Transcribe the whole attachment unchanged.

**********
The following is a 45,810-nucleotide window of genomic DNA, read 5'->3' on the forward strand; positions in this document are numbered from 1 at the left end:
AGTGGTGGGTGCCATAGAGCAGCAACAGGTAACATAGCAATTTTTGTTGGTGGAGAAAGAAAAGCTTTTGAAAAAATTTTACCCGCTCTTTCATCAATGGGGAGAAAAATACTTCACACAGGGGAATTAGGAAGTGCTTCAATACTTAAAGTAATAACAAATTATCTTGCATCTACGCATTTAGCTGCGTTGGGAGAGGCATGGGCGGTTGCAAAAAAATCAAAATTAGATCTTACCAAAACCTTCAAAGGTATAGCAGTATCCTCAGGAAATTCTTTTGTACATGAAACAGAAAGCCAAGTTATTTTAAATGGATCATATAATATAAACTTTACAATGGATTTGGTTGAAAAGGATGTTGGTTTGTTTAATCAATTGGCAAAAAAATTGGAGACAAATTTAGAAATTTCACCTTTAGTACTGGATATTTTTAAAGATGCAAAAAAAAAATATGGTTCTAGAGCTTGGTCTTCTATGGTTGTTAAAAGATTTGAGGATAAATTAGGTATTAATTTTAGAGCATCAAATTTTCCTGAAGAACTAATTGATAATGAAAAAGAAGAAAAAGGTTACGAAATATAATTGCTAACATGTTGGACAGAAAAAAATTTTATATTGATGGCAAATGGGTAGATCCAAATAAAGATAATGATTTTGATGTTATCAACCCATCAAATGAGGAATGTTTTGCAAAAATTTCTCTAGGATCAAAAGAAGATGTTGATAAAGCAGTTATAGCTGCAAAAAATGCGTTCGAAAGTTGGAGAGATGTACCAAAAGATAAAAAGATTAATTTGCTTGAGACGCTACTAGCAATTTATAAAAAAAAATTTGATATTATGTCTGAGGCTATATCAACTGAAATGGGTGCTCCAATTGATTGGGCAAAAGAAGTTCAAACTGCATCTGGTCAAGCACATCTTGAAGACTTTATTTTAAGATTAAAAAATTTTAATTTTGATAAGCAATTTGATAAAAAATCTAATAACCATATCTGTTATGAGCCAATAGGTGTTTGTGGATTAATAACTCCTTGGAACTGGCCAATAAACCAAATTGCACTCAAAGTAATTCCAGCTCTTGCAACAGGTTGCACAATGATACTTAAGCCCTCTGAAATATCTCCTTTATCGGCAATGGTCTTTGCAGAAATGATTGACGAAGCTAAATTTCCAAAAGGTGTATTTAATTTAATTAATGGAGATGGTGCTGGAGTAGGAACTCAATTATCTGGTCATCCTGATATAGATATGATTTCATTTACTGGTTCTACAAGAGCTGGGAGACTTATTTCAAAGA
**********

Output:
The following is a 45,810-nucleotide window of genomic DNA, read 5'->3' on the forward strand; positions in this document are numbered from 1 at the left end:
AGTGGTGGGTGCCATAGAGCAGCAACAGGTAACATAGCAATTTTTGTTGGTGGAGAAAGAAAAGCTTTTGAAAAAATTTTACCCGCTCTTTCATCAATGGGGAGAAAAATACTTCACACAGGGGAATTAGGAAGTGCTTCAATACTTAAAGTAATAACAAATTATCTTGCATCTACGCATTTAGCTGCGTTGGGAGAGGCATGGGCGGTTGCAAAAAAATCAAAATTAGATCTTACCAAAACCTTCAAAGGTATAGCAGTATCCTCAGGAAATTCTTTTGTACATGAAACAGAAAGCCAAGTTATTTTAAATGGATCATATAATATAAACTTTACAATGGATTTGGTTGAAAAGGATGTTGGTTTGTTTAATCAATTGGCAAAAAAATTGGAGACAAATTTAGAAATTTCACCTTTAGTACTGGATATTTTTAAAGATGCAAAAAAAAAATATGGTTCTAGAGCTTGGTCTTCTATGGTTGTTAAAAGATTTGAGGATAAATTAGGTATTAATTTTAGAGCATCAAATTTTCCTGAAGAACTAATTGATAATGAAAAAGAAGAAAAAGGTTACGAAATATAATTGCTAACATGTTGGACAGAAAAAAATTTTATATTGATGGCAAATGGGTAGATCCAAATAAAGATAATGATTTTGATGTTATCAACCCATCAAATGAGGAATGTTTTGCAAAAATTTCTCTAGGATCAAAAGAAGATGTTGATAAAGCAGTTATAGCTGCAAAAAATGCGTTCGAAAGTTGGAGAGATGTACCAAAAGATAAAAAGATTAATTTGCTTGAGACGCTACTAGCAATTTATAAAAAAAAATTTGATATTATGTCTGAGGCTATATCAACTGAAATGGGTGCTCCAATTGATTGGGCAAAAGAAGTTCAAACTGCATCTGGTCAAGCACATCTTGAAGACTTTATTTTAAGATTAAAAAATTTTAATTTTGATAAGCAATTTGATAAAAAATCTAATAACCATATCTGTTATGAGCCAATAGGTGTTTGTGGATTAATAACTCCTTGGAACTGGCCAATAAACCAAATTGCACTCAAAGTAATTCCAGCTCTTGCAACAGGTTGCACAATGATACTTAAGCCCTCTGAAATATCTCCTTTATCGGCAATGGTCTTTGCAGAAATGATTGACGAAGCTAAATTTCCAAAAGGTGTATTTAATTTAATTAATGGAGATGGTGCTGGAGTAGGAACTCAATTATCTGGTCATCCTGATATAGATATGATTTCATTTACTGGTTCTACAAGAGCTGGGAGACTTATTTCAAAGA